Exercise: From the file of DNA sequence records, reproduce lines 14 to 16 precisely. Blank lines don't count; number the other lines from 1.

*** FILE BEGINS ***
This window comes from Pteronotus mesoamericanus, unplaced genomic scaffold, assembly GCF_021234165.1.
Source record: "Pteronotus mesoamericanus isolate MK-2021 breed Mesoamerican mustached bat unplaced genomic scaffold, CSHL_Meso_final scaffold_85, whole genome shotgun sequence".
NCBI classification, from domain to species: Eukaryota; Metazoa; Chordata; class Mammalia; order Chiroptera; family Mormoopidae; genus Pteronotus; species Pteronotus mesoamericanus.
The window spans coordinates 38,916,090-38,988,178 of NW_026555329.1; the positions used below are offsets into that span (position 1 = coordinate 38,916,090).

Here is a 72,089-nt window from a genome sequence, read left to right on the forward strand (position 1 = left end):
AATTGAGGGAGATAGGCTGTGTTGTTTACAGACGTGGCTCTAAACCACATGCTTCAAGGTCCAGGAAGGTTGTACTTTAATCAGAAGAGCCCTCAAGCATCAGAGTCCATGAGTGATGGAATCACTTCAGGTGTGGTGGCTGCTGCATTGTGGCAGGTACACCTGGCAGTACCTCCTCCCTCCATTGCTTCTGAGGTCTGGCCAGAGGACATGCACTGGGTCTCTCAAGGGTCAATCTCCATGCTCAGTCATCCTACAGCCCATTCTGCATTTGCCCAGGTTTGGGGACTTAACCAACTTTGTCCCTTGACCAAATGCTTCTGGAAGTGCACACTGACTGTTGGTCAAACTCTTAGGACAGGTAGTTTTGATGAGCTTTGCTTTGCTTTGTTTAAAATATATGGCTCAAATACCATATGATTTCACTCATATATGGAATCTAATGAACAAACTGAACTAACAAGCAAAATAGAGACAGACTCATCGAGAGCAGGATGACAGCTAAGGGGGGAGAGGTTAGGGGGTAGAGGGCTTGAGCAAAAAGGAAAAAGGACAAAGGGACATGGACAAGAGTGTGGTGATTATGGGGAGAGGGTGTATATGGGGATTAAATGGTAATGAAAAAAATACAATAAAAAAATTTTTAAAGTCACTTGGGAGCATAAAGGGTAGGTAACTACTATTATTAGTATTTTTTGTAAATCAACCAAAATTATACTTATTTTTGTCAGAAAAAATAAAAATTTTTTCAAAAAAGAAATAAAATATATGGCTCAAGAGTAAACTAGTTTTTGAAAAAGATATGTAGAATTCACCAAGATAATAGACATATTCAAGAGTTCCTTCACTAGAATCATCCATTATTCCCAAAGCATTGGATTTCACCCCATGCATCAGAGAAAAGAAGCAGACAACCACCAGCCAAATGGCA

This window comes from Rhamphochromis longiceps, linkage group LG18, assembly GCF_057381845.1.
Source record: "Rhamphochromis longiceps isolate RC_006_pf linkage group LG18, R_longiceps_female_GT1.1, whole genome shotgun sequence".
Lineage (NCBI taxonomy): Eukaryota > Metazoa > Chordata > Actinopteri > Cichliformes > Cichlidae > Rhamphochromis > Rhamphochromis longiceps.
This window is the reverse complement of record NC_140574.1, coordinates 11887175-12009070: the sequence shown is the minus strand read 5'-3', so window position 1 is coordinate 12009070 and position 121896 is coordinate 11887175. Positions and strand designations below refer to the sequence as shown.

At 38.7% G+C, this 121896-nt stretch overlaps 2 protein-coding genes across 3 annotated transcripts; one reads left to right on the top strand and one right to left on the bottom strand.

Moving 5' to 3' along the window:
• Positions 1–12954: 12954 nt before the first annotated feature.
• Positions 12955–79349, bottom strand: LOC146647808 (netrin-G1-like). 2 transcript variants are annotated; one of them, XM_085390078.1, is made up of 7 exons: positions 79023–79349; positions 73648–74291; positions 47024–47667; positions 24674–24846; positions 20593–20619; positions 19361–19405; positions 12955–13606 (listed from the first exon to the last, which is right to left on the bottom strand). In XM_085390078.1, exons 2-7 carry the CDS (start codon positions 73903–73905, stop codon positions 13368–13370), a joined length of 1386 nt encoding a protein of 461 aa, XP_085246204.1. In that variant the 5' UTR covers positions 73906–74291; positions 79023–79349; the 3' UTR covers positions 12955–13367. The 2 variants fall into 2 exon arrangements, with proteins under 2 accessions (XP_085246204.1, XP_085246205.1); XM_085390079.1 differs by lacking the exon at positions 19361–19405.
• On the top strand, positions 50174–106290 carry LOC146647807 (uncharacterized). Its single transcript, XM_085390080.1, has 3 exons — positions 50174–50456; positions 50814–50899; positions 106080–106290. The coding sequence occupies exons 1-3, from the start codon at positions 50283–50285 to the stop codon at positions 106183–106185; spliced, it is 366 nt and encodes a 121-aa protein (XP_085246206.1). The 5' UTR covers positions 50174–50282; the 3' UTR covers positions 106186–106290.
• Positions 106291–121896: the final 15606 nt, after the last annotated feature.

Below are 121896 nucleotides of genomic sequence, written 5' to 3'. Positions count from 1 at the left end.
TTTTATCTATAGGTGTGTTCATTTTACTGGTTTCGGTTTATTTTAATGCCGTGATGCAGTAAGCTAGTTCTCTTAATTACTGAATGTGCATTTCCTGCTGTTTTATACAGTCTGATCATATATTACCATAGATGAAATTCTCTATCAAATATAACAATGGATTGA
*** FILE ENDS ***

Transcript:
• Positions 12955–79349, bottom strand: LOC146647808 (netrin-G1-like). 2 transcript variants are annotated; one of them, XM_085390078.1, is made up of 7 exons: positions 79023–79349; positions 73648–74291; positions 47024–47667; positions 24674–24846; positions 20593–20619; positions 19361–19405; positions 12955–13606 (listed from the first exon to the last, which is right to left on the bottom strand). In XM_085390078.1, exons 2-7 carry the CDS (start codon positions 73903–73905, stop codon positions 13368–13370), a joined length of 1386 nt encoding a protein of 461 aa, XP_085246204.1. In that variant the 5' UTR covers positions 73906–74291; positions 79023–79349; the 3' UTR covers positions 12955–13367. The 2 variants fall into 2 exon arrangements, with proteins under 2 accessions (XP_085246204.1, XP_085246205.1); XM_085390079.1 differs by lacking the exon at positions 19361–19405.
• On the top strand, positions 50174–106290 carry LOC146647807 (uncharacterized). Its single transcript, XM_085390080.1, has 3 exons — positions 50174–50456; positions 50814–50899; positions 106080–106290. The coding sequence occupies exons 1-3, from the start codon at positions 50283–50285 to the stop codon at positions 106183–106185; spliced, it is 366 nt and encodes a 121-aa protein (XP_085246206.1). The 5' UTR covers positions 50174–50282; the 3' UTR covers positions 106186–106290.
• Positions 106291–121896: the final 15606 nt, after the last annotated feature.